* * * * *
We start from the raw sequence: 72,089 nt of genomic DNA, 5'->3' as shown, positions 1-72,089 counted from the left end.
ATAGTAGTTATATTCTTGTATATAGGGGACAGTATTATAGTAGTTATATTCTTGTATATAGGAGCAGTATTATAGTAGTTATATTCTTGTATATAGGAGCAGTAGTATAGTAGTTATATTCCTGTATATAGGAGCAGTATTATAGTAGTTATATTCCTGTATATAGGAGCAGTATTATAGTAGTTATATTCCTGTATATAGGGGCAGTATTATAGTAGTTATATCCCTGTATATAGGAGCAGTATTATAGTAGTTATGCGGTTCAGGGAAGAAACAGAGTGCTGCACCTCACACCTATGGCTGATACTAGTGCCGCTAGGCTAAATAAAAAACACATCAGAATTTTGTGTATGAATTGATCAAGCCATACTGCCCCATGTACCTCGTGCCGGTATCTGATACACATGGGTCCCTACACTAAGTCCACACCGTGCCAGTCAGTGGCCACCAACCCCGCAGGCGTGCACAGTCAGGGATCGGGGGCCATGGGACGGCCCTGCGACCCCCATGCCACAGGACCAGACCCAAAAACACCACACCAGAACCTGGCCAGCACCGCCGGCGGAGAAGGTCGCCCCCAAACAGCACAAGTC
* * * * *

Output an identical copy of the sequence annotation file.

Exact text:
We start from the raw sequence: 72,089 nt of genomic DNA, 5'->3' as shown, positions 1-72,089 counted from the left end.
ATAGTAGTTATATTCTTGTATATAGGGGACAGTATTATAGTAGTTATATTCTTGTATATAGGAGCAGTATTATAGTAGTTATATTCTTGTATATAGGAGCAGTAGTATAGTAGTTATATTCCTGTATATAGGAGCAGTATTATAGTAGTTATATTCCTGTATATAGGAGCAGTATTATAGTAGTTATATTCCTGTATATAGGGGCAGTATTATAGTAGTTATATCCCTGTATATAGGAGCAGTATTATAGTAGTTATGCGGTTCAGGGAAGAAACAGAGTGCTGCACCTCACACCTATGGCTGATACTAGTGCCGCTAGGCTAAATAAAAAACACATCAGAATTTTGTGTATGAATTGATCAAGCCATACTGCCCCATGTACCTCGTGCCGGTATCTGATACACATGGGTCCCTACACTAAGTCCACACCGTGCCAGTCAGTGGCCACCAACCCCGCAGGCGTGCACAGTCAGGGATCGGGGGCCATGGGACGGCCCTGCGACCCCCATGCCACAGGACCAGACCCAAAAACACCACACCAGAACCTGGCCAGCACCGCCGGCGGAGAAGGTCGCCCCCAAACAGCACAAGTC